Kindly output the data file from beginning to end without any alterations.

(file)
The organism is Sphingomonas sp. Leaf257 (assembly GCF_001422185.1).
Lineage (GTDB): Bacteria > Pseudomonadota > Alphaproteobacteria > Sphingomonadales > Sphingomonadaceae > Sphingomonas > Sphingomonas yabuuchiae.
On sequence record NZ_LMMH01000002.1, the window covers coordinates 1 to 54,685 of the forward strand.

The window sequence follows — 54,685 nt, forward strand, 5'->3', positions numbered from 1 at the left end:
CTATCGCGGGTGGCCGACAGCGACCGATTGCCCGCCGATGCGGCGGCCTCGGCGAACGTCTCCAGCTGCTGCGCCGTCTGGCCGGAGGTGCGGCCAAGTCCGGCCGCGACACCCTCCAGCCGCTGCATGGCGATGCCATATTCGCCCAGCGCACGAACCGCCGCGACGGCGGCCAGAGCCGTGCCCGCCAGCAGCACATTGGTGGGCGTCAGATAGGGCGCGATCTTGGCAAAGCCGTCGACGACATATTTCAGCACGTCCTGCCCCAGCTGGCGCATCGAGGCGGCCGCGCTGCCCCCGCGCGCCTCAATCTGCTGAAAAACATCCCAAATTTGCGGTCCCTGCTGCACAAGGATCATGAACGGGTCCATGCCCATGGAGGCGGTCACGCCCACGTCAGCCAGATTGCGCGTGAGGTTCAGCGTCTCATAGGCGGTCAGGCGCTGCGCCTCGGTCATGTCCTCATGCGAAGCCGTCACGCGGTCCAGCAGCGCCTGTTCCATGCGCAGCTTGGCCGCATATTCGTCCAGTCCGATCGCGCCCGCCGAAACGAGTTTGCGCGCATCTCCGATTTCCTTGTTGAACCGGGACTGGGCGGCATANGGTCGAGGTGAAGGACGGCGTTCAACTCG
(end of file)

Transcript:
The organism is Sphingomonas sp. Leaf257 (assembly GCF_001422185.1).
Lineage (GTDB): Bacteria > Pseudomonadota > Alphaproteobacteria > Sphingomonadales > Sphingomonadaceae > Sphingomonas > Sphingomonas yabuuchiae.
On sequence record NZ_LMMH01000002.1, the window covers coordinates 1 to 54,685 of the forward strand.

The window sequence follows — 54,685 nt, forward strand, 5'->3', positions numbered from 1 at the left end:
CTATCGCGGGTGGCCGACAGCGACCGATTGCCCGCCGATGCGGCGGCCTCGGCGAACGTCTCCAGCTGCTGCGCCGTCTGGCCGGAGGTGCGGCCAAGTCCGGCCGCGACACCCTCCAGCCGCTGCATGGCGATGCCATATTCGCCCAGCGCACGAACCGCCGCGACGGCGGCCAGAGCCGTGCCCGCCAGCAGCACATTGGTGGGCGTCAGATAGGGCGCGATCTTGGCAAAGCCGTCGACGACATATTTCAGCACGTCCTGCCCCAGCTGGCGCATCGAGGCGGCCGCGCTGCCCCCGCGCGCCTCAATCTGCTGAAAAACATCCCAAATTTGCGGTCCCTGCTGCACAAGGATCATGAACGGGTCCATGCCCATGGAGGCGGTCACGCCCACGTCAGCCAGATTGCGCGTGAGGTTCAGCGTCTCATAGGCGGTCAGGCGCTGCGCCTCGGTCATGTCCTCATGCGAAGCCGTCACGCGGTCCAGCAGCGCCTGTTCCATGCGCAGCTTGGCCGCATATTCGTCCAGTCCGATCGCGCCCGCCGAAACGAGTTTGCGCGCATCTCCGATTTCCTTGTTGAACCGGGACTGGGCGGCATANGGTCGAGGTGAAGGACGGCGTTCAACTCG